Home builders in England are heavily reliant on EU workers and will need continued access to skilled labour from the bloc after Brexit to deliver the government's housing targets, according to a new report.

A census of more than 37,000 workers in house building sites across the country conducted by the Home Builders Federation (HBF) revealed that nearly a fifth were from EU countries.

More than half of workers on London sites were from abroad, with HBF stressing that safeguarding and growing this workforce is of vital importance.

In 2015, the Conservative government pledged to build one million new homes by 2020 – around 200,000 per year – to address the disparity between average house prices across the country and the average earnings of Britons.

The HBF said this target would be unattainable without continued access to workers from countries such as Romania, Poland, Lithuania and the Republic of Ireland after the UK leaves the EU.

"The results of this census clearly demonstrate the reliance the industry currently has on non UK workers," said Stewart Baseley, executive chairman of the HBF.

"Output is up a massive 74% in recent years but achieving the very challenging targets set by government will require further big increases in workforce capacity.

"Whilst the industry is investing heavily in recruiting and training young people leaving our schools, colleges and universities, continued access to overseas workers is absolutely essential."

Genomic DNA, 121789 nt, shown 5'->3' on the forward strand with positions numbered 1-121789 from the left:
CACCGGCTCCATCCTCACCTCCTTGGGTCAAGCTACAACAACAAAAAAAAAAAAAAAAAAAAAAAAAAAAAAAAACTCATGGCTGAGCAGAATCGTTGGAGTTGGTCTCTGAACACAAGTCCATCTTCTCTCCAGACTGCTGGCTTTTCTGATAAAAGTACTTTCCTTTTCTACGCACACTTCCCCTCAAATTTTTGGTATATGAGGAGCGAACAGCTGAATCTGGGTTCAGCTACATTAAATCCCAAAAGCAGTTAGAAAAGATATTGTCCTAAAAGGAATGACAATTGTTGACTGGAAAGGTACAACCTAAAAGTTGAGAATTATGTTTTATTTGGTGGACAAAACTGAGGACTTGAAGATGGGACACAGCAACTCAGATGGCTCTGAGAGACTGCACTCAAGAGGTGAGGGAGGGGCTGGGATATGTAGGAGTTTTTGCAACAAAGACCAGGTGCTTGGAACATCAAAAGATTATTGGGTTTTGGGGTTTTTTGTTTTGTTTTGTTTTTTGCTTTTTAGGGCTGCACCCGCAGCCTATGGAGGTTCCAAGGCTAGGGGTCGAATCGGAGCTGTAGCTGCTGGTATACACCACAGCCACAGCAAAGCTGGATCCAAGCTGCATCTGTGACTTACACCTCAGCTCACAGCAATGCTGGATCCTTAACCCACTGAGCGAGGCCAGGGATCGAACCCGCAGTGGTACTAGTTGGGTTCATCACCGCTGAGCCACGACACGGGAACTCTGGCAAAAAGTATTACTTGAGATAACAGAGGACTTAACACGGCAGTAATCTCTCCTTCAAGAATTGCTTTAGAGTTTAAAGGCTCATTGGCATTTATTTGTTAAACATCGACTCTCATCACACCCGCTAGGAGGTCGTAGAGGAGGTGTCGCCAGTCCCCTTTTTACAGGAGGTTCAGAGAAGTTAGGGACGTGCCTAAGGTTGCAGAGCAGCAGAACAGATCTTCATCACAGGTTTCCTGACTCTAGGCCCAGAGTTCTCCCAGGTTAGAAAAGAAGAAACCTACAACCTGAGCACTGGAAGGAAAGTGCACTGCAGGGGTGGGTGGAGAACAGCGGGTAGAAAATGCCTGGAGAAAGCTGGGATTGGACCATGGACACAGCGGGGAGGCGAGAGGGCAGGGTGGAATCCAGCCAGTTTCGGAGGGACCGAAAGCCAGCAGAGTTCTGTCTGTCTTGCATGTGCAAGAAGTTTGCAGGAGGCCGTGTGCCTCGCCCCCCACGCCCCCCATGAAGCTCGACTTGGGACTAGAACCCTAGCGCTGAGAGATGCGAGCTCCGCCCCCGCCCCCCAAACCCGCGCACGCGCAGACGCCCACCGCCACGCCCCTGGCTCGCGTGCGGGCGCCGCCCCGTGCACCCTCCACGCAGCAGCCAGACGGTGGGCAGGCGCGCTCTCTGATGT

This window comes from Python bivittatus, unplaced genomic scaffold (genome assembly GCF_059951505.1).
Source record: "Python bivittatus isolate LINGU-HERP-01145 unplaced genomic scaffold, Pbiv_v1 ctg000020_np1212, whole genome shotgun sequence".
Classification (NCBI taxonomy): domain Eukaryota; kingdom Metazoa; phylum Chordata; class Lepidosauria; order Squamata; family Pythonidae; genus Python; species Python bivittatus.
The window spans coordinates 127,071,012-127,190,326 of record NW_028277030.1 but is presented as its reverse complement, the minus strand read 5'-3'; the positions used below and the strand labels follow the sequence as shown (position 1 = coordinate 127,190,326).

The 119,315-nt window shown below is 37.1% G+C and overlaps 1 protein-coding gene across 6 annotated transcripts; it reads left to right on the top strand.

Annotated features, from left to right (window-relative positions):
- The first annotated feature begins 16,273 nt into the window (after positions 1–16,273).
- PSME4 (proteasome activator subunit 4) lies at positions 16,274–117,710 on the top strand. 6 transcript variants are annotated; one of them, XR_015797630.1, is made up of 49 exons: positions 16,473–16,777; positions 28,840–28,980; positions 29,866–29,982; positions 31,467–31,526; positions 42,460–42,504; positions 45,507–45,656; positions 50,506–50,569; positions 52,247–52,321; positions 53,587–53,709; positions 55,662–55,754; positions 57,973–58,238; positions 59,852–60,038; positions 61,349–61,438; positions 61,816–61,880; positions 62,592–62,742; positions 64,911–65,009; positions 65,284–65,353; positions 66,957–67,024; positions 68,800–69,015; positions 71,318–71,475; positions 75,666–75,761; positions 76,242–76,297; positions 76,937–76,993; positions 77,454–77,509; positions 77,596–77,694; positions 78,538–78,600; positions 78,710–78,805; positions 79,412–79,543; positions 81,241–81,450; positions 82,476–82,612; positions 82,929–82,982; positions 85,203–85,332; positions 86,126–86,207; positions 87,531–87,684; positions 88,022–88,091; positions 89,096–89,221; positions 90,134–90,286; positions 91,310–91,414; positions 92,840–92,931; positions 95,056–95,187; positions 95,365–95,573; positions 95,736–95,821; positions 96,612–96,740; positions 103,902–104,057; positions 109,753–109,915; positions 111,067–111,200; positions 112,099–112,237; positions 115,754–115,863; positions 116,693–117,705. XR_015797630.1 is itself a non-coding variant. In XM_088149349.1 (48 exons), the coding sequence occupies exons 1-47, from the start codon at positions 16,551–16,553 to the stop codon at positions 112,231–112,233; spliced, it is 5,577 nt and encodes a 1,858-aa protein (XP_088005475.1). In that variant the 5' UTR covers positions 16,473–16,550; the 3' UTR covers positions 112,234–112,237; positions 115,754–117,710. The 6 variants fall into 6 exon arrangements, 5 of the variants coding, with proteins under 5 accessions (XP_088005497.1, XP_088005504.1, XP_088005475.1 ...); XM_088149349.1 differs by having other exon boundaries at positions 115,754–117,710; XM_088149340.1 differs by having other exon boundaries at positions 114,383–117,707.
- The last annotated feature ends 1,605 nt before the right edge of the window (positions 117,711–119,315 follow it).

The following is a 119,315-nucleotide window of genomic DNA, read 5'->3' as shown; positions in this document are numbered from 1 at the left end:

The warning comes a day after the chief executive of England's leading wine producer said Britons could "starve" post-Brexit, as there are not enough local workers to replace the migrant fruit pickers in the horticulture industry.

House building
The UK house building industry is reliant on workers from the European Union iStock

Frazer Thompson, chief executive of Chapel Down, told Press Association that continued access to European labour after Brexit is crucial so that tonnes of fruit do not go to waste in farms across the UK.

Prime Minister Theresa May has signalled her intent to clamp down on immigration from the EU after Brexit, arguing that doing so would help protect UK wages.